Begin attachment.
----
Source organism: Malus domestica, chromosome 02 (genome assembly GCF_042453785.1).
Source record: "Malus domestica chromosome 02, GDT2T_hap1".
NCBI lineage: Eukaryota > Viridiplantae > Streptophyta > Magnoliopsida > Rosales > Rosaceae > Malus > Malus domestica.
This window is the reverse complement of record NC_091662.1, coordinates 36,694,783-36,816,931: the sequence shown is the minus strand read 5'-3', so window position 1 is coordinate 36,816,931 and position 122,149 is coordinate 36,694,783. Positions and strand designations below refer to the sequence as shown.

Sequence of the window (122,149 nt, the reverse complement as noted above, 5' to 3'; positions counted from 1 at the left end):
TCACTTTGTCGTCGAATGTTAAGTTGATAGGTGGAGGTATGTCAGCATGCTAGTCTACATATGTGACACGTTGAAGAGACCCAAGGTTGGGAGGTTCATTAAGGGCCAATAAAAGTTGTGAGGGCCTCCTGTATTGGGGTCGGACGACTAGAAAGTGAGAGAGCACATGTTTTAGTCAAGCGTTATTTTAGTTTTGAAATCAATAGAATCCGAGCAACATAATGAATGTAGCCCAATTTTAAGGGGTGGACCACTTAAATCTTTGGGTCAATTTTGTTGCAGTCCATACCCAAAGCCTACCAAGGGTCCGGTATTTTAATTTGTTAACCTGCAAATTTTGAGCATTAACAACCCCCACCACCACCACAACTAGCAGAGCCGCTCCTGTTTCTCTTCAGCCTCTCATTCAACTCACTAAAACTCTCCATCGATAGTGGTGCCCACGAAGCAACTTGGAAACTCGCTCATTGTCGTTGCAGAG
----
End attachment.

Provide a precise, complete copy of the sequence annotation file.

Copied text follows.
Source organism: Malus domestica, chromosome 02 (genome assembly GCF_042453785.1).
Source record: "Malus domestica chromosome 02, GDT2T_hap1".
NCBI lineage: Eukaryota > Viridiplantae > Streptophyta > Magnoliopsida > Rosales > Rosaceae > Malus > Malus domestica.
This window is the reverse complement of record NC_091662.1, coordinates 36,694,783-36,816,931: the sequence shown is the minus strand read 5'-3', so window position 1 is coordinate 36,816,931 and position 122,149 is coordinate 36,694,783. Positions and strand designations below refer to the sequence as shown.

Sequence of the window (122,149 nt, the reverse complement as noted above, 5' to 3'; positions counted from 1 at the left end):
TCACTTTGTCGTCGAATGTTAAGTTGATAGGTGGAGGTATGTCAGCATGCTAGTCTACATATGTGACACGTTGAAGAGACCCAAGGTTGGGAGGTTCATTAAGGGCCAATAAAAGTTGTGAGGGCCTCCTGTATTGGGGTCGGACGACTAGAAAGTGAGAGAGCACATGTTTTAGTCAAGCGTTATTTTAGTTTTGAAATCAATAGAATCCGAGCAACATAATGAATGTAGCCCAATTTTAAGGGGTGGACCACTTAAATCTTTGGGTCAATTTTGTTGCAGTCCATACCCAAAGCCTACCAAGGGTCCGGTATTTTAATTTGTTAACCTGCAAATTTTGAGCATTAACAACCCCCACCACCACCACAACTAGCAGAGCCGCTCCTGTTTCTCTTCAGCCTCTCATTCAACTCACTAAAACTCTCCATCGATAGTGGTGCCCACGAAGCAACTTGGAAACTCGCTCATTGTCGTTGCAGAG